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Lanolin Saponification or Not?

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cgsample

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I've read that lanolin does not saponify? Yet, SoapCalc has the option to add lanolin oil to the formula. My question is, if lanolin in taking up a "%" of the calculation, but does not saponify, will that leave a lye heavy result?
 

DeeAnna

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"...My question is, if lanolin in taking up a "%" of the calculation, but does not saponify, will that leave a lye heavy result? ..."

If you add lanolin to a recipe without accounting for the lye it will consume, this will make your soap more fat heavy, NOT lye heavy. Lanolin does consume some lye. It really doesn't matter why lanolin consumes some lye -- whether by saponification or some other chemical process -- just that it does. Simplest solution is to include it as a fat in your recipe when calculating the amount of lye needed.
 

earlene

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Lanolin does have a very small amount of saponifiables. I do use it in soap for a couple of my recipes and like it very much, but I am a huge fan of plain lanolin to begin with. Some people don't like it at all. Quoting SummerBee Meadow's properties of soapmaking oils: Lanolin [FONT=comic sans ms,sans-serif]Contributes to: soap hardness, conditioning, silky feel, quicker trace. Does not contribute to lather. Lanolin is almost totally unsaponifiable and therefore remains unchanged through the soapmaking process. Lanolin is temperature sensitive, so keep temperatures around 110°F when adding to soap. Lanolin is also used as an emulsifier for lotions and creams. Lanolin is obtained from the wax found on sheep's wool, refined and purified to cosmetic specifications. Excellent emollient, skin lubricant and protectant, capable of absorbing water in an amount equal to 50% of its weight.[/FONT]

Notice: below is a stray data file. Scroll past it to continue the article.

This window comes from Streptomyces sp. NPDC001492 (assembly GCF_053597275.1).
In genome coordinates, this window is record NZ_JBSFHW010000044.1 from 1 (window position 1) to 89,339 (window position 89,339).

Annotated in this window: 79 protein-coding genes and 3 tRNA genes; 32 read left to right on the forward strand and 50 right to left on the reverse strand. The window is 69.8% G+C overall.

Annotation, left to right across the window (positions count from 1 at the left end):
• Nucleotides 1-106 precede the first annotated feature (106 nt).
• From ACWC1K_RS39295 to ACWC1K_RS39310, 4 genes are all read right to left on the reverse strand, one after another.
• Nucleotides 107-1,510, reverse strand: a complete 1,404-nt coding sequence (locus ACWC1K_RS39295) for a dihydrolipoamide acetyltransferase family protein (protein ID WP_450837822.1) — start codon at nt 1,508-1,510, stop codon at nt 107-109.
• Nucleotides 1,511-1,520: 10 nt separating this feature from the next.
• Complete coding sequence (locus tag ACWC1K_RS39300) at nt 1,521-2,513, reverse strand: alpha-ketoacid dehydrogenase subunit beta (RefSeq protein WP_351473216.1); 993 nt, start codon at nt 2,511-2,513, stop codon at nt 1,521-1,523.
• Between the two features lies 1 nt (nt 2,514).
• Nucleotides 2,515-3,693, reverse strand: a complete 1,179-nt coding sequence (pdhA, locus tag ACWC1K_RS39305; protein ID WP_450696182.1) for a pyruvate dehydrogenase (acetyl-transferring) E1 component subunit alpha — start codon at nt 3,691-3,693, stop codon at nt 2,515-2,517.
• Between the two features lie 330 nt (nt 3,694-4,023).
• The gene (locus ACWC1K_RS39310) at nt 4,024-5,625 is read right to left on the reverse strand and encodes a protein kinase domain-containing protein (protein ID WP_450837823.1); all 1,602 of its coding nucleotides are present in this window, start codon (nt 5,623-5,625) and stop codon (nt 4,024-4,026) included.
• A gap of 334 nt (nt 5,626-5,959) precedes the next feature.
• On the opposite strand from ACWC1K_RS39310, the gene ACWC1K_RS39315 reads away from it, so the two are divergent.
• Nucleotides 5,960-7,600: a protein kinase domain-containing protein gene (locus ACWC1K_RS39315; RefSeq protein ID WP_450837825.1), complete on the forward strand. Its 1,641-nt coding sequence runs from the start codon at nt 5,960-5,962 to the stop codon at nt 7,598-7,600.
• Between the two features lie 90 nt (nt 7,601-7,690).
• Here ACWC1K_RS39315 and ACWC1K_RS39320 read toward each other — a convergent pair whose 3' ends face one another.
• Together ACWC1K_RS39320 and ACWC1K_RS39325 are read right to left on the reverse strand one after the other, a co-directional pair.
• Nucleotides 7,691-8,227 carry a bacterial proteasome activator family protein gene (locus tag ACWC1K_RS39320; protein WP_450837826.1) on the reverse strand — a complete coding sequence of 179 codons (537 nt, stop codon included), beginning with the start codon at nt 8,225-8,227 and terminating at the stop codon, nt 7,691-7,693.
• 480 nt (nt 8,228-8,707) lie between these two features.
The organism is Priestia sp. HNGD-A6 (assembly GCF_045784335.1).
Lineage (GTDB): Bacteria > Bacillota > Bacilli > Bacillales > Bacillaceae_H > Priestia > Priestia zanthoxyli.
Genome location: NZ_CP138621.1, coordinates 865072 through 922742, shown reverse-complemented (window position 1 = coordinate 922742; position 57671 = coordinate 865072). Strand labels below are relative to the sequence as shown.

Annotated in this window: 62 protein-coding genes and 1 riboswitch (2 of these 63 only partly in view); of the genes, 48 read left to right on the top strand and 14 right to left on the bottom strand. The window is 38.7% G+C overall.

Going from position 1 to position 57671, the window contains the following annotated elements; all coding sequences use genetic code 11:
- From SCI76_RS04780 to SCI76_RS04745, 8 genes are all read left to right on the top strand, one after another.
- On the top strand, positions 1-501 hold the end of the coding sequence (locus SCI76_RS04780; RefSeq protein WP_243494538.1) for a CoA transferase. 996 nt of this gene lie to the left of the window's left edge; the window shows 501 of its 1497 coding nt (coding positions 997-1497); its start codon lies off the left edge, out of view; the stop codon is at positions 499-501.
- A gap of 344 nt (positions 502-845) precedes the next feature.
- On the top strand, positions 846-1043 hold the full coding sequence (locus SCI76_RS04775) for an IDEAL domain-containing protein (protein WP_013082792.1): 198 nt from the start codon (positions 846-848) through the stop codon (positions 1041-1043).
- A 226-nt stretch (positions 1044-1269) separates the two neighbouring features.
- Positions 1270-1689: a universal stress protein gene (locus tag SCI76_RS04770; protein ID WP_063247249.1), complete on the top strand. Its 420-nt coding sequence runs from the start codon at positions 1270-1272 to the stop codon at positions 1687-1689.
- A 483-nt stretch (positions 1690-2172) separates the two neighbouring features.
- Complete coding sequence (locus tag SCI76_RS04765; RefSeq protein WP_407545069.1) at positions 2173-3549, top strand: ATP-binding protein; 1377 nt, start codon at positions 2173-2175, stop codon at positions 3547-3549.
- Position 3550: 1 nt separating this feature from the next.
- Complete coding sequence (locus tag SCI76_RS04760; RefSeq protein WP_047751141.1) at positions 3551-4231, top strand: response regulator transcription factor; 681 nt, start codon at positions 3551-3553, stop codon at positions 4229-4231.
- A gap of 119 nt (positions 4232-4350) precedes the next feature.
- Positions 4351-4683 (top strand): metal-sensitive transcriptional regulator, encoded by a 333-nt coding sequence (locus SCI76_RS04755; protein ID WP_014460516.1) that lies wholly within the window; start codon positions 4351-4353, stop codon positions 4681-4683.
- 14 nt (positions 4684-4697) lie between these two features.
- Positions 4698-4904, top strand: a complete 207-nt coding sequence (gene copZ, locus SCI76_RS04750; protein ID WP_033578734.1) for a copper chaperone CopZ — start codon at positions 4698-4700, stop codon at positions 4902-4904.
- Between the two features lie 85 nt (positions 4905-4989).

If you use too much of it in your soap, the soap does end up feeling a bit sticky and drags a bit too much for some people's taste, so I would suggest if you want to try it, start with small amounts, say 1% of your oils and see how that feels to you.

I also have a few lotions and liquid facial cleanser recipes that call for lanolin (I have not tested these recipes yet, so am not sure how well they turn out.)

My niece uses plain lanolin to condition baby diaper covers (an alternative to buying plastic diaper covers.)
 
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Soapman Ryan

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Since lanolin consumes some of the lye, and if lanolin is not calculated into the recipe on soapcalc. For example, lets say I set soapcalc to 5% Super Fat and add up to 10% lanolin to the soap. I would have 100% oils and 10% lanolin. Would this still be a usable bar, or should the Super Fat be changed to a lower percent?
 

DeeAnna

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"...Lanolin does have a very small amount of unsaponifiables...."